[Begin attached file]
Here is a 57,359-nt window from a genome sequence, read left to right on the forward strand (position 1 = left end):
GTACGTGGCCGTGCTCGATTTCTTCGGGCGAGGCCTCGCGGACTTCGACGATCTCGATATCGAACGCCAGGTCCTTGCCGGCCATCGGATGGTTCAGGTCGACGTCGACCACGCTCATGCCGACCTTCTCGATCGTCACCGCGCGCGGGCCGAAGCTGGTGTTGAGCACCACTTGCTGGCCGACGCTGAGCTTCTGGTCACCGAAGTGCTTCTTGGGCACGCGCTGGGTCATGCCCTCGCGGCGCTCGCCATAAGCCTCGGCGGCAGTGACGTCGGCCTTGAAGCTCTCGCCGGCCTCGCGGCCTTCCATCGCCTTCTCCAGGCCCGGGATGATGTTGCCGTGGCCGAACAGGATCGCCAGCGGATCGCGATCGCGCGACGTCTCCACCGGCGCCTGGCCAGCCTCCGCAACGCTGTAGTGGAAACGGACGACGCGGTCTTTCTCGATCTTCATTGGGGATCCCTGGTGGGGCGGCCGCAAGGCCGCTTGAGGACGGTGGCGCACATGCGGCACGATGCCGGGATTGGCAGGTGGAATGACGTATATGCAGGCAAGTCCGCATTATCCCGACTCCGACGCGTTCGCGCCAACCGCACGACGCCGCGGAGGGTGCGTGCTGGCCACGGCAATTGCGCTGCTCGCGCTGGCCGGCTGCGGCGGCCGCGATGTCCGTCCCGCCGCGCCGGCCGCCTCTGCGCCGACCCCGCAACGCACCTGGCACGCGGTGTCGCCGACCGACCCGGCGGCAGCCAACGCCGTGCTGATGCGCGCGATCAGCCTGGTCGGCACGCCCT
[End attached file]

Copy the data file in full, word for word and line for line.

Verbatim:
Here is a 57,359-nt window from a genome sequence, read left to right on the forward strand (position 1 = left end):
GTACGTGGCCGTGCTCGATTTCTTCGGGCGAGGCCTCGCGGACTTCGACGATCTCGATATCGAACGCCAGGTCCTTGCCGGCCATCGGATGGTTCAGGTCGACGTCGACCACGCTCATGCCGACCTTCTCGATCGTCACCGCGCGCGGGCCGAAGCTGGTGTTGAGCACCACTTGCTGGCCGACGCTGAGCTTCTGGTCACCGAAGTGCTTCTTGGGCACGCGCTGGGTCATGCCCTCGCGGCGCTCGCCATAAGCCTCGGCGGCAGTGACGTCGGCCTTGAAGCTCTCGCCGGCCTCGCGGCCTTCCATCGCCTTCTCCAGGCCCGGGATGATGTTGCCGTGGCCGAACAGGATCGCCAGCGGATCGCGATCGCGCGACGTCTCCACCGGCGCCTGGCCAGCCTCCGCAACGCTGTAGTGGAAACGGACGACGCGGTCTTTCTCGATCTTCATTGGGGATCCCTGGTGGGGCGGCCGCAAGGCCGCTTGAGGACGGTGGCGCACATGCGGCACGATGCCGGGATTGGCAGGTGGAATGACGTATATGCAGGCAAGTCCGCATTATCCCGACTCCGACGCGTTCGCGCCAACCGCACGACGCCGCGGAGGGTGCGTGCTGGCCACGGCAATTGCGCTGCTCGCGCTGGCCGGCTGCGGCGGCCGCGATGTCCGTCCCGCCGCGCCGGCCGCCTCTGCGCCGACCCCGCAACGCACCTGGCACGCGGTGTCGCCGACCGACCCGGCGGCAGCCAACGCCGTGCTGATGCGCGCGATCAGCCTGGTCGGCACGCCCT